THE FOUNDING FATHERS AND THE RELIGION OF ISLAM
Circumstances have a way of changing one’s plans. I had intended to write this week on “The Second Coming of Christ,” the theme of my sermon this past Sunday morning. However, because of the events in Paris last Friday and the continuing political correctness views toward the Islamic religion here in our own country, I have decided to say a few things under the above heading. The essay on the second coming will run next week, D. V.
I will begin by acknowledging my indebtedness to Charles Williams, minister of the Nashville Road Church of Christ in Gallatin, Tennessee, where my wife and I attend on Sunday and Wednesday nights. (On Sunday mornings, I teach a Bible class and preach for the Mitchellville (TN) Church of Christ, a small congregation a few miles from our home). Charles is a diligent student of the Bible and is exceptionally knowledgeable of the Scriptures and of religious matters in general. He is an extremely able teacher, his classes in the local church approaching college level presentations.
For several weeks Charles has been leading the Wednesday evening auditorium class in a study of “Islam and the Quran, Christianity and the Bible,” based on Dr. Dave Miller’s book, The Quran Unveiled, and Miller’s DVD, “ISLAM: the Quran and Christianity,” both from Apologetics Press, 230 Landmark Drive, Montgomery, Alabama 36117. Parallel with the preceding Charles is presenting “A Comparison Study of the Major Worldviews: Christianity, Islam, Secular Humanism, Marxist-Leninism, Cosmic Humanism, and Postmodernism.” This latter theme is being examined under ten disciplines: Theology, Philosophy, Ethics, Biology, Psychology, Sociology, Law, Politics, Economics, and History. To say that it is interesting and informative study is a tremendous understatement!
Among the “handouts” distributed to the class is one by Dave Miller titled “Were the Founding Fathers ‘Tolerant’ of Islam? [Part I and Part II],” also published by Apologetics Press (see above). Of the many significant statements cited by brother Miller from the founding fathers and their associates, note the following:
“In the seventh century of the Christian era, a wandering Arab of the lineage of Hagar, the Egyptian, combining the powers of transcendent genius, with the preternatural energy of a fanatic, and the fraudulent spirit of an impostor, proclaimed himself as a messenger from Heaven, and spread desolation and delusion over an extensive portion of the earth. Adopting from the sublime conception of the Mosaic law, the doctrine of one omnipotent God; he connected indissolubly with it, the audacious falsehood, that he was himself his prophet and apostle. Adopting from the new Revelation of Jesus, the faith and hope of immortal life, and of future retribution, he humbled it to the dust by adapting all the rewards and sanctions of his religion to the gratification of the sexual passion. He poisoned the sources of human felicity at the fountain by degrading the condition of the female sex, and the allowance of polygamy; and he declared undistinguishing and exterminating war, as a part of his religion, against all the rest of mankind. THE ESSENCE OF HIS DOCTRINE WAS VIOLENCE AND LUST: TO EXALT THE BRUTAL OVER THE SPIRIT PART OF HUMAN NATURE (Miller’s emphasis, hf). Between these two religions, thus contrasted in their characters, a war of twelve hundred years has already raged. That war is yet flagrant; nor can it cease but by the extinction of that imposture.” (John Quincy Adams, sixth president of the United States, and son of quintessential founder, John Adams, second president of the United States [Blunt, Joseph (1830), The American Annual Register for the Years 1827-8-9 (New York: E. & G.W. Blunt), 29:267-402]).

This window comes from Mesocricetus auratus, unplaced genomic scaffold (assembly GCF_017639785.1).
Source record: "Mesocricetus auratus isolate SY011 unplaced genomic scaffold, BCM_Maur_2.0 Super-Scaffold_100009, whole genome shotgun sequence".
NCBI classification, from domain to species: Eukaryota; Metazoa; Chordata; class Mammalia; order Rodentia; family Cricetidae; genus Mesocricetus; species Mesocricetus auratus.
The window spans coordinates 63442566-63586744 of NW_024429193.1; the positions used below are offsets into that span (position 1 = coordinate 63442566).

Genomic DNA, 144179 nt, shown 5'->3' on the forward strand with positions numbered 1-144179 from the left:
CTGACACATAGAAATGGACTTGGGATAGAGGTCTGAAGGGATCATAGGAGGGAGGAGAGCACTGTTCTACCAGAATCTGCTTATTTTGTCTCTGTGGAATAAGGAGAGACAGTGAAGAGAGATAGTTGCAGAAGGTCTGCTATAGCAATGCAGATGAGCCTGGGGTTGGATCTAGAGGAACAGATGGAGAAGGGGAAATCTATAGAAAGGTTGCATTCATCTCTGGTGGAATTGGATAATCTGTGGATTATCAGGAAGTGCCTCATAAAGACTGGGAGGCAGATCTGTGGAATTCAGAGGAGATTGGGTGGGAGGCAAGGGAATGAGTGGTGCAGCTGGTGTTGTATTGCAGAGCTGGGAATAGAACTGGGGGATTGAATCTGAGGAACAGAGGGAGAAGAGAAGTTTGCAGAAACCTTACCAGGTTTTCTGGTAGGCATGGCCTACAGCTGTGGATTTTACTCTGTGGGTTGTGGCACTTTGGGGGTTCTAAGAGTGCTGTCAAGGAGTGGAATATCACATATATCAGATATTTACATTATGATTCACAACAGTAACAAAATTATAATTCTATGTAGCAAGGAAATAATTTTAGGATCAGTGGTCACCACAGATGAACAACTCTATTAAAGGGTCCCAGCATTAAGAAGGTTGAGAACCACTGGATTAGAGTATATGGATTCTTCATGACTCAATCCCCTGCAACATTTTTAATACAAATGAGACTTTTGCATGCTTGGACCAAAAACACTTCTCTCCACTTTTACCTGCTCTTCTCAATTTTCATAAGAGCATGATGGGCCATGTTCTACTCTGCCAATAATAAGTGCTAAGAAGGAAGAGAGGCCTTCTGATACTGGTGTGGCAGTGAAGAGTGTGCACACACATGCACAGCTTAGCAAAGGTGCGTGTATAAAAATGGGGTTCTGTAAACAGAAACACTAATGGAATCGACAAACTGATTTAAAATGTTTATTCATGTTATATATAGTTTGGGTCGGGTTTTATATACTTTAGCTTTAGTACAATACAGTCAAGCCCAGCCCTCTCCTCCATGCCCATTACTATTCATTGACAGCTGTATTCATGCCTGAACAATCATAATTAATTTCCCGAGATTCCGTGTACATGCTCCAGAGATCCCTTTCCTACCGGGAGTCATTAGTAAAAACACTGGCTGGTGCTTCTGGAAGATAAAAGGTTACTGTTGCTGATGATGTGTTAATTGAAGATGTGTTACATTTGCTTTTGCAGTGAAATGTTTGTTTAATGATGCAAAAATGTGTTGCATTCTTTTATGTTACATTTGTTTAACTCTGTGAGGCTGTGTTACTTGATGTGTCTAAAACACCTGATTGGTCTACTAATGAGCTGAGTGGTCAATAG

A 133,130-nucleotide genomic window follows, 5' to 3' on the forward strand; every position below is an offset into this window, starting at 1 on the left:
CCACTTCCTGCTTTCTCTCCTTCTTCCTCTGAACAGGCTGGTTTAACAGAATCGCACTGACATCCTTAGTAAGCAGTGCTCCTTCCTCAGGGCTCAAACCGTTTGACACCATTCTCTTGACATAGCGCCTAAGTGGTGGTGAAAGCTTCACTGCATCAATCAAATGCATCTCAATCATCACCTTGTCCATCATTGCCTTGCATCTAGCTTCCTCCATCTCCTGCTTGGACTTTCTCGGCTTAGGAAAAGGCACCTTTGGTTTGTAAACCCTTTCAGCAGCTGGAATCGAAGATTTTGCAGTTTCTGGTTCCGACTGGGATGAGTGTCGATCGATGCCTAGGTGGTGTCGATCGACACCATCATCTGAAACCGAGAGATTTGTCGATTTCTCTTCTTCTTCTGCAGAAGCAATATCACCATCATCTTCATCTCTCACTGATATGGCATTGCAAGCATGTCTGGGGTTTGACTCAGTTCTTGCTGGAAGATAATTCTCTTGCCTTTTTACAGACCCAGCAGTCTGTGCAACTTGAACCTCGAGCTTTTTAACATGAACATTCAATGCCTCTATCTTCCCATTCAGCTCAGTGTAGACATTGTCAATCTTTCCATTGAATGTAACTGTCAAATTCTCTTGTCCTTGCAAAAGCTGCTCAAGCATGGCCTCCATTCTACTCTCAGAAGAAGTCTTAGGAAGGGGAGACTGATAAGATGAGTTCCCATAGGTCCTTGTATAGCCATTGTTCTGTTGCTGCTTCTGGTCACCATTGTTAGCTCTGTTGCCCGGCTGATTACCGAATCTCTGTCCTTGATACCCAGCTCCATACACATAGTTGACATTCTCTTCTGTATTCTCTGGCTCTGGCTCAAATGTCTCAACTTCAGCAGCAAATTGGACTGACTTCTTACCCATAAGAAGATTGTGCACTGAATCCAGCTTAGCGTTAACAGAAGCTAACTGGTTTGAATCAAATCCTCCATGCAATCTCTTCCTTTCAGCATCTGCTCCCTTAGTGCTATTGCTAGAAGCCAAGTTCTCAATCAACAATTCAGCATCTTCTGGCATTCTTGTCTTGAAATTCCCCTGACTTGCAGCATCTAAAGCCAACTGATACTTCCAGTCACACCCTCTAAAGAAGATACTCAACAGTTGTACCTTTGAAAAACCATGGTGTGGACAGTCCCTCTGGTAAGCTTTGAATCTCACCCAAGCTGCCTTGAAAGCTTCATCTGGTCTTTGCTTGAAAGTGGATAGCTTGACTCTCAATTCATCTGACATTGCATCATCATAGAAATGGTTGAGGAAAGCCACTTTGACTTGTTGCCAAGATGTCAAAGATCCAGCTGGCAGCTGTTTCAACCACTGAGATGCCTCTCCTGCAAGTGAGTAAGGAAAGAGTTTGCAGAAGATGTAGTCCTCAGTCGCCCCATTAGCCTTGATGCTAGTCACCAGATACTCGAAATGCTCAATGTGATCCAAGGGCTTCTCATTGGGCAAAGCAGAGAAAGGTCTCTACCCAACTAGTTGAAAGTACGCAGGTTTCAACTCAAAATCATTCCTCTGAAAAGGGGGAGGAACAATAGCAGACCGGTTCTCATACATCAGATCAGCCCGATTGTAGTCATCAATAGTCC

“The real object of the [First] amendment was not to countenance, much less to advance Mahometanism (Islam, hf), or Judaism, or infidelity by prostrating Christianity; but to exclude all rivalry among Christian sects and to prevent any national ecclesiastical establishment which should give to a hierarchy the exclusive patronage of the national government” (Joseph Story, one of the fathers of American Jurisprudence, appointed to the U. S. Supreme Court by James Madison from 1811 to 1845, in his “Commentaries on the Constitution of the United States” (3:728)).
[O]ur citizens should early understand that the genuine source of correct republican principles is the Bible, particularly the New Testament or the Christian religion . . . [T]he religion which has introduced civil liberty, is the religion of Christ and his apostles, which enjoins humility, piety, and benevolence; which acknowledges in every person a brother, or a sister, and a citizen with equal rights. This is genuine Christianity, and to this we owe our free constitutions of government . . . [T]he Christian religion ought to be received, and maintained with firm and cordial support. It is the real source of all genuine republican principles . . . The religion of Christ and his apostles, in its primitive simplicity and purity, unencumbered with the trappings of power and the pomp of ceremonies, is the surest basis of a republican government . . . [T]hose who destroy the influence and authority of the Christian religion, sap the foundations of public order, of liberty, and of republican government” (Noah Webster (1832), History of the United States, (New Haven, CT: Durrie & Peck, pp. v, 247, 310-311). (Note: I am struck by Webster’s phrase, “The religion of Christ and his apostles, in its primitive simplicity and purity, unencumbered with the trappings of power and the pomp of ceremonies.” It certainly reflects a restoration of the ancient order viewpoint).
These are but three of many statements made by the founders and early leaders of our nation regarding the religion inaugurated by Mohammed. We would do well to hear them.
November 17, 2015